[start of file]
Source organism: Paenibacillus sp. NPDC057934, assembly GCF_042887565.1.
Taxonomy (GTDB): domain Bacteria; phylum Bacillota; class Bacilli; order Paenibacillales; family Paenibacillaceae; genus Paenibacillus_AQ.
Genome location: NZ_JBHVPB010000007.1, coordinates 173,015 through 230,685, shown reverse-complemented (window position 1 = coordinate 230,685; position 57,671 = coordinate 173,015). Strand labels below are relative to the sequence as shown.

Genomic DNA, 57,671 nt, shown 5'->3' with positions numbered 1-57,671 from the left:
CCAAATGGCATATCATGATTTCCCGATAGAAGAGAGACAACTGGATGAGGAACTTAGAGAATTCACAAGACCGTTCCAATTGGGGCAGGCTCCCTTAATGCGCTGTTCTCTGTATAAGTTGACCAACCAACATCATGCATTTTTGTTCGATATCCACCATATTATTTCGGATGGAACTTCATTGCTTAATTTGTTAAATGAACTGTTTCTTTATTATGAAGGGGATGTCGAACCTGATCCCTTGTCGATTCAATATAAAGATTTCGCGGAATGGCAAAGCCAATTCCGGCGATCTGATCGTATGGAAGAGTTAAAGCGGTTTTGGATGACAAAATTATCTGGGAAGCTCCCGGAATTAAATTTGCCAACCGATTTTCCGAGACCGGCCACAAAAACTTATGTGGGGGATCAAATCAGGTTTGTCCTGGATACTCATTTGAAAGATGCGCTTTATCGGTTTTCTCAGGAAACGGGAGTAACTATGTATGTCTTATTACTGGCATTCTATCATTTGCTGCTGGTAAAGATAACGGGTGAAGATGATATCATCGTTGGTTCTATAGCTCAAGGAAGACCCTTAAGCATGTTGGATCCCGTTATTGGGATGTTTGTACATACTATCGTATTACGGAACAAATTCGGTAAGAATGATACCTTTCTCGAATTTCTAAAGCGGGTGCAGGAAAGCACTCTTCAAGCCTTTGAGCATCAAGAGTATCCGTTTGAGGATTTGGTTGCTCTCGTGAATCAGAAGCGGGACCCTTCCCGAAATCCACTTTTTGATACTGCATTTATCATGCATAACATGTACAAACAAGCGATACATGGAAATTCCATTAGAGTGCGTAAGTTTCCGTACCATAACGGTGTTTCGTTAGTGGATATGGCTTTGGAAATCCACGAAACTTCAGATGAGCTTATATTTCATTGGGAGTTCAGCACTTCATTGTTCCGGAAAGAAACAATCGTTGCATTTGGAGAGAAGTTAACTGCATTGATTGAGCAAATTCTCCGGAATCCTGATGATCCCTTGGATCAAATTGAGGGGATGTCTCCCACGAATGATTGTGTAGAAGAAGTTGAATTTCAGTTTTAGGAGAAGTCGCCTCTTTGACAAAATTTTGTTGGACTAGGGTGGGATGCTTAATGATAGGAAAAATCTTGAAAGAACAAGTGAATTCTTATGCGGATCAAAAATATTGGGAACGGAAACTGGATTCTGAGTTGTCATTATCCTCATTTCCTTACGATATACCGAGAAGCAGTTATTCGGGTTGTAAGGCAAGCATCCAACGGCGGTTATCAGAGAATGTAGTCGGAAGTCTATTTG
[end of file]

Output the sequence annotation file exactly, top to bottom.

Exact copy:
Source organism: Paenibacillus sp. NPDC057934, assembly GCF_042887565.1.
Taxonomy (GTDB): domain Bacteria; phylum Bacillota; class Bacilli; order Paenibacillales; family Paenibacillaceae; genus Paenibacillus_AQ.
Genome location: NZ_JBHVPB010000007.1, coordinates 173,015 through 230,685, shown reverse-complemented (window position 1 = coordinate 230,685; position 57,671 = coordinate 173,015). Strand labels below are relative to the sequence as shown.

Genomic DNA, 57,671 nt, shown 5'->3' with positions numbered 1-57,671 from the left:
CCAAATGGCATATCATGATTTCCCGATAGAAGAGAGACAACTGGATGAGGAACTTAGAGAATTCACAAGACCGTTCCAATTGGGGCAGGCTCCCTTAATGCGCTGTTCTCTGTATAAGTTGACCAACCAACATCATGCATTTTTGTTCGATATCCACCATATTATTTCGGATGGAACTTCATTGCTTAATTTGTTAAATGAACTGTTTCTTTATTATGAAGGGGATGTCGAACCTGATCCCTTGTCGATTCAATATAAAGATTTCGCGGAATGGCAAAGCCAATTCCGGCGATCTGATCGTATGGAAGAGTTAAAGCGGTTTTGGATGACAAAATTATCTGGGAAGCTCCCGGAATTAAATTTGCCAACCGATTTTCCGAGACCGGCCACAAAAACTTATGTGGGGGATCAAATCAGGTTTGTCCTGGATACTCATTTGAAAGATGCGCTTTATCGGTTTTCTCAGGAAACGGGAGTAACTATGTATGTCTTATTACTGGCATTCTATCATTTGCTGCTGGTAAAGATAACGGGTGAAGATGATATCATCGTTGGTTCTATAGCTCAAGGAAGACCCTTAAGCATGTTGGATCCCGTTATTGGGATGTTTGTACATACTATCGTATTACGGAACAAATTCGGTAAGAATGATACCTTTCTCGAATTTCTAAAGCGGGTGCAGGAAAGCACTCTTCAAGCCTTTGAGCATCAAGAGTATCCGTTTGAGGATTTGGTTGCTCTCGTGAATCAGAAGCGGGACCCTTCCCGAAATCCACTTTTTGATACTGCATTTATCATGCATAACATGTACAAACAAGCGATACATGGAAATTCCATTAGAGTGCGTAAGTTTCCGTACCATAACGGTGTTTCGTTAGTGGATATGGCTTTGGAAATCCACGAAACTTCAGATGAGCTTATATTTCATTGGGAGTTCAGCACTTCATTGTTCCGGAAAGAAACAATCGTTGCATTTGGAGAGAAGTTAACTGCATTGATTGAGCAAATTCTCCGGAATCCTGATGATCCCTTGGATCAAATTGAGGGGATGTCTCCCACGAATGATTGTGTAGAAGAAGTTGAATTTCAGTTTTAGGAGAAGTCGCCTCTTTGACAAAATTTTGTTGGACTAGGGTGGGATGCTTAATGATAGGAAAAATCTTGAAAGAACAAGTGAATTCTTATGCGGATCAAAAATATTGGGAACGGAAACTGGATTCTGAGTTGTCATTATCCTCATTTCCTTACGATATACCGAGAAGCAGTTATTCGGGTTGTAAGGCAAGCATCCAACGGCGGTTATCAGAGAATGTAGTCGGAAGTCTATTTG